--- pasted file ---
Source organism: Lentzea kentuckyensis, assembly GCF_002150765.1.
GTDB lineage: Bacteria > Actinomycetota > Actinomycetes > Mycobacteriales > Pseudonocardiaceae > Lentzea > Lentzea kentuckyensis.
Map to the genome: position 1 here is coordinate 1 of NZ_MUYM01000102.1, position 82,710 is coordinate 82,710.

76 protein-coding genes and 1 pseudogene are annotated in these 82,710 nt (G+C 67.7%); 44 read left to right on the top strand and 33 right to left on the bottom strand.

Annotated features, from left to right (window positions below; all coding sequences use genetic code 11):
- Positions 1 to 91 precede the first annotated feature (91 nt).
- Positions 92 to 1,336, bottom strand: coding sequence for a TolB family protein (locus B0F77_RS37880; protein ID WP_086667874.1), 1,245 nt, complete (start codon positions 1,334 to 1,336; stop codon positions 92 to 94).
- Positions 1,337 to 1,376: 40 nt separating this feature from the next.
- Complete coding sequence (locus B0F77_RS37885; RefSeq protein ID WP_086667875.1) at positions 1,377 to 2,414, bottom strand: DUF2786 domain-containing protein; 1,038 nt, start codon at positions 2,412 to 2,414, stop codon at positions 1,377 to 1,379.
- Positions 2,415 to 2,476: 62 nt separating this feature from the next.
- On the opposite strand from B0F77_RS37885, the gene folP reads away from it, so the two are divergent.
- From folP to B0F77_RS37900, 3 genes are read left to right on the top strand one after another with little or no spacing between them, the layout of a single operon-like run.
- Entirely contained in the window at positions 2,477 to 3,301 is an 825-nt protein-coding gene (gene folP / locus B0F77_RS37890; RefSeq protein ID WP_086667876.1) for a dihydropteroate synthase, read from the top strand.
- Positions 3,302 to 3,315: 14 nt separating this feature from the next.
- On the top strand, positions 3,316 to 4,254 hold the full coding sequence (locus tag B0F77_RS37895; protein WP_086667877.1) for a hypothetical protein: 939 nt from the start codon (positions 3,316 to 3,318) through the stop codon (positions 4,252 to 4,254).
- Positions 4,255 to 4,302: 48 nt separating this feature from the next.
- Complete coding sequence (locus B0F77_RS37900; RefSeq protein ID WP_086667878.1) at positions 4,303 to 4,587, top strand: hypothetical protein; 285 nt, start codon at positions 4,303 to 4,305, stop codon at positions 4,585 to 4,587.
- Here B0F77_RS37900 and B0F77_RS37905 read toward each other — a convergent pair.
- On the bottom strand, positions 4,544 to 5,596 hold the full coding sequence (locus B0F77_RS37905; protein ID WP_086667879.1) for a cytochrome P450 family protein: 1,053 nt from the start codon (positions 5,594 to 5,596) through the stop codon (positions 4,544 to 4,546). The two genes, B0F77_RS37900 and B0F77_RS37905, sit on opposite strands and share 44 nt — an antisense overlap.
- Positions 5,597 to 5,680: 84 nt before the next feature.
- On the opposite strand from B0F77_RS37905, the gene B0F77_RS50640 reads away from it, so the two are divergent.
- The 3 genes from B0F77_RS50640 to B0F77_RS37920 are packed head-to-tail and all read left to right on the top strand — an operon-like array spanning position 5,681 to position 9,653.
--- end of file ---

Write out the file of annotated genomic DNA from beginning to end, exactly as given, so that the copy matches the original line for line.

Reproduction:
Source organism: Lentzea kentuckyensis, assembly GCF_002150765.1.
GTDB lineage: Bacteria > Actinomycetota > Actinomycetes > Mycobacteriales > Pseudonocardiaceae > Lentzea > Lentzea kentuckyensis.
Map to the genome: position 1 here is coordinate 1 of NZ_MUYM01000102.1, position 82,710 is coordinate 82,710.

76 protein-coding genes and 1 pseudogene are annotated in these 82,710 nt (G+C 67.7%); 44 read left to right on the top strand and 33 right to left on the bottom strand.

Annotated features, from left to right (window positions below; all coding sequences use genetic code 11):
- Positions 1 to 91 precede the first annotated feature (91 nt).
- Positions 92 to 1,336, bottom strand: coding sequence for a TolB family protein (locus B0F77_RS37880; protein ID WP_086667874.1), 1,245 nt, complete (start codon positions 1,334 to 1,336; stop codon positions 92 to 94).
- Positions 1,337 to 1,376: 40 nt separating this feature from the next.
- Complete coding sequence (locus B0F77_RS37885; RefSeq protein ID WP_086667875.1) at positions 1,377 to 2,414, bottom strand: DUF2786 domain-containing protein; 1,038 nt, start codon at positions 2,412 to 2,414, stop codon at positions 1,377 to 1,379.
- Positions 2,415 to 2,476: 62 nt separating this feature from the next.
- On the opposite strand from B0F77_RS37885, the gene folP reads away from it, so the two are divergent.
- From folP to B0F77_RS37900, 3 genes are read left to right on the top strand one after another with little or no spacing between them, the layout of a single operon-like run.
- Entirely contained in the window at positions 2,477 to 3,301 is an 825-nt protein-coding gene (gene folP / locus B0F77_RS37890; RefSeq protein ID WP_086667876.1) for a dihydropteroate synthase, read from the top strand.
- Positions 3,302 to 3,315: 14 nt separating this feature from the next.
- On the top strand, positions 3,316 to 4,254 hold the full coding sequence (locus tag B0F77_RS37895; protein WP_086667877.1) for a hypothetical protein: 939 nt from the start codon (positions 3,316 to 3,318) through the stop codon (positions 4,252 to 4,254).
- Positions 4,255 to 4,302: 48 nt separating this feature from the next.
- Complete coding sequence (locus B0F77_RS37900; RefSeq protein ID WP_086667878.1) at positions 4,303 to 4,587, top strand: hypothetical protein; 285 nt, start codon at positions 4,303 to 4,305, stop codon at positions 4,585 to 4,587.
- Here B0F77_RS37900 and B0F77_RS37905 read toward each other — a convergent pair.
- On the bottom strand, positions 4,544 to 5,596 hold the full coding sequence (locus B0F77_RS37905; protein ID WP_086667879.1) for a cytochrome P450 family protein: 1,053 nt from the start codon (positions 5,594 to 5,596) through the stop codon (positions 4,544 to 4,546). The two genes, B0F77_RS37900 and B0F77_RS37905, sit on opposite strands and share 44 nt — an antisense overlap.
- Positions 5,597 to 5,680: 84 nt before the next feature.
- On the opposite strand from B0F77_RS37905, the gene B0F77_RS50640 reads away from it, so the two are divergent.
- The 3 genes from B0F77_RS50640 to B0F77_RS37920 are packed head-to-tail and all read left to right on the top strand — an operon-like array spanning position 5,681 to position 9,653.